Volatility remains a concern. So to appreciate why we favor companies with consistently good earnings and discourage efforts to time the market, you have to consider the often overlooked studies of Edson Gould.
Gould is regarded as one of the best market technicians of all time, albeit his enviable track record was logged during the 1960s and 1970s – before the Dow had even cracked the 1,000 level.
All the same, he’s relevant because he was the first to suggest that economic fundamentals and monetary conditions alone can’t explain (or predict) stock market behavior.
He began his exhaustive studies as an analyst for Moody’s in the 1920s, intent on building a model that could accurately predict the movement of stocks.
Gould carried indexes back as far as 100 years, incorporating everything from Newton’s laws of motion to quantum physics, and found that regardless of how much you knew about the underlying fundamentals, you still didn’t get very accurate stock market answers.
“I recognized that economic and monetary forecasts and trends were vital in projecting stock prices three and four years out, but came to the realization that they could have little value when trying to forecast stock prices over a period of weeks, several months, or even as many as two years,” said Gould.
He knew another key variable was at play – one that would fill in the blank, so to speak, and explain the market’s random behavior (over a shorter time period).
The Stock Market’s X Factor
The way Gould looked at the market forever changed when he read The Crowd by French social scientist, Gustave Le Bon, which was a study of the popular mind, based largely upon the experience of crowds in the French Revolution.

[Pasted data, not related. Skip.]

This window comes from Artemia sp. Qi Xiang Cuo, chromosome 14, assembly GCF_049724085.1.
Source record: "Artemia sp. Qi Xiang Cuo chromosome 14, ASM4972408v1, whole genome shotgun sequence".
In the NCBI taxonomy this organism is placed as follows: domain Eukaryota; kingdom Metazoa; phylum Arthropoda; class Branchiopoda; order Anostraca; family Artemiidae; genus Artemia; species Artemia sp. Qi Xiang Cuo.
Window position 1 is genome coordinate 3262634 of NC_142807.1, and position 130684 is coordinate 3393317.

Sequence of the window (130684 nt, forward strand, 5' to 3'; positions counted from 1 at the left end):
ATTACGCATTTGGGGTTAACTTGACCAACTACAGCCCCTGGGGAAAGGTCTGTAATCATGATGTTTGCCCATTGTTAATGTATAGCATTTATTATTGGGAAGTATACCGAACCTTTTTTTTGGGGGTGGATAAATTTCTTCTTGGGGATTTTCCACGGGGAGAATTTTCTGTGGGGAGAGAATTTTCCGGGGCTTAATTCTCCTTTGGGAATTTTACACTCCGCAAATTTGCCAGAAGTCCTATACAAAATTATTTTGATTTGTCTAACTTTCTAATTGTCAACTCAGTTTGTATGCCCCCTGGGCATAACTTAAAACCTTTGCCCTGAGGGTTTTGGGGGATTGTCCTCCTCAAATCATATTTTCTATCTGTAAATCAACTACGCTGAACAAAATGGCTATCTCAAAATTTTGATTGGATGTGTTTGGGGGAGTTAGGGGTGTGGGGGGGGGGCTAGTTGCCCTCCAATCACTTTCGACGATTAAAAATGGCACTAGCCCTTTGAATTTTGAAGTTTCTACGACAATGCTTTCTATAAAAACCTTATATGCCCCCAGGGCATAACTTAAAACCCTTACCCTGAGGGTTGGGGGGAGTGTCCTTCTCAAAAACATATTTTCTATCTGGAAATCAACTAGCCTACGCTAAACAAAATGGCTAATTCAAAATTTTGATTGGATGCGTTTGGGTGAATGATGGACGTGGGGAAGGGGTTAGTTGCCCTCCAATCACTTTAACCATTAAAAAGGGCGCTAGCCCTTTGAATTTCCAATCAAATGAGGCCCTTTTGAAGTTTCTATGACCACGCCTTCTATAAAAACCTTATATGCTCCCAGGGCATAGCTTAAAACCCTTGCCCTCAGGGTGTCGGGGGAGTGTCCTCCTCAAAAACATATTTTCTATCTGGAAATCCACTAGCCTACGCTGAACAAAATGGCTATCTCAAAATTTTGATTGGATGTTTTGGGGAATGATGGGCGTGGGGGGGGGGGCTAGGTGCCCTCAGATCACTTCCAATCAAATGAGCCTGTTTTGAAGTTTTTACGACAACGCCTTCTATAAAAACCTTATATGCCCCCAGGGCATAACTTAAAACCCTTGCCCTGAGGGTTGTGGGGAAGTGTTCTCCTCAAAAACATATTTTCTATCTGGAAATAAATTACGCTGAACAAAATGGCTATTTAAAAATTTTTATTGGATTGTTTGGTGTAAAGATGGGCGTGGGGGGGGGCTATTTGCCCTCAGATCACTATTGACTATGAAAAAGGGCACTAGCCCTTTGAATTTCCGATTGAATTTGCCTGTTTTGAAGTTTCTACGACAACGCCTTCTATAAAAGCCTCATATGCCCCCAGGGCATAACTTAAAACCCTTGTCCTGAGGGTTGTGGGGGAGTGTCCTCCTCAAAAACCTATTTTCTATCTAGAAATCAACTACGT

Upon reading and re-reading the book, Gould “came to the realization that the action of the stock market is nothing more nor less than a manifestation of mass crowd psychology in action.”
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And given that crowd psychology is not something that can be accurately predicted, trying to surmise the stock market’s next directional move is all but impossible.
It’s simple really. Easy money and an economy that fosters prosperity make the likelihood of an extended bull market very good.
Strained banking resources and too much debt limit the possibility of such a price advance.
Everything else – the day-to-day volatility of prices – can be attributed to the mood swings of the crowd.
Think of the stock market as an auction of sorts.
The market auctions up until there are no more buyers. Then it reverses and moves down until there are no more sellers.
All market activity occurs within such a framework. Through this lens, it’s easier to understand how psychology directly affects the manner in which the auction commences.
How to Remove Uncertainty
Owning shares of “Rembrandts” lets you remove a lot of market uncertainty. By “Rembrandts,” I simply mean sound companies with consistently strong earnings. (Yes, they still exist.)
As Alexander Green says in his book, The Gone Fishin’ Portfolio, “Over the long term, there is one thing about equities that you can safely take to the bank: Share prices follow earnings.
Look back through history and try to find even a single company that increased its earnings quarter after quarter, year after year, and the stock didn’t tag along. Conversely, try to uncover one whose earnings declined year after year and the stock continued to move up. It just doesn’t happen.”
Gould often referred to the stock market as a crowd void of reason, which simply reacts animalistically and emotionally. So keep a calm head in this market, own a few Rembrandts and don’t let the crowd lead you over a cliff.
Ahead of the tape,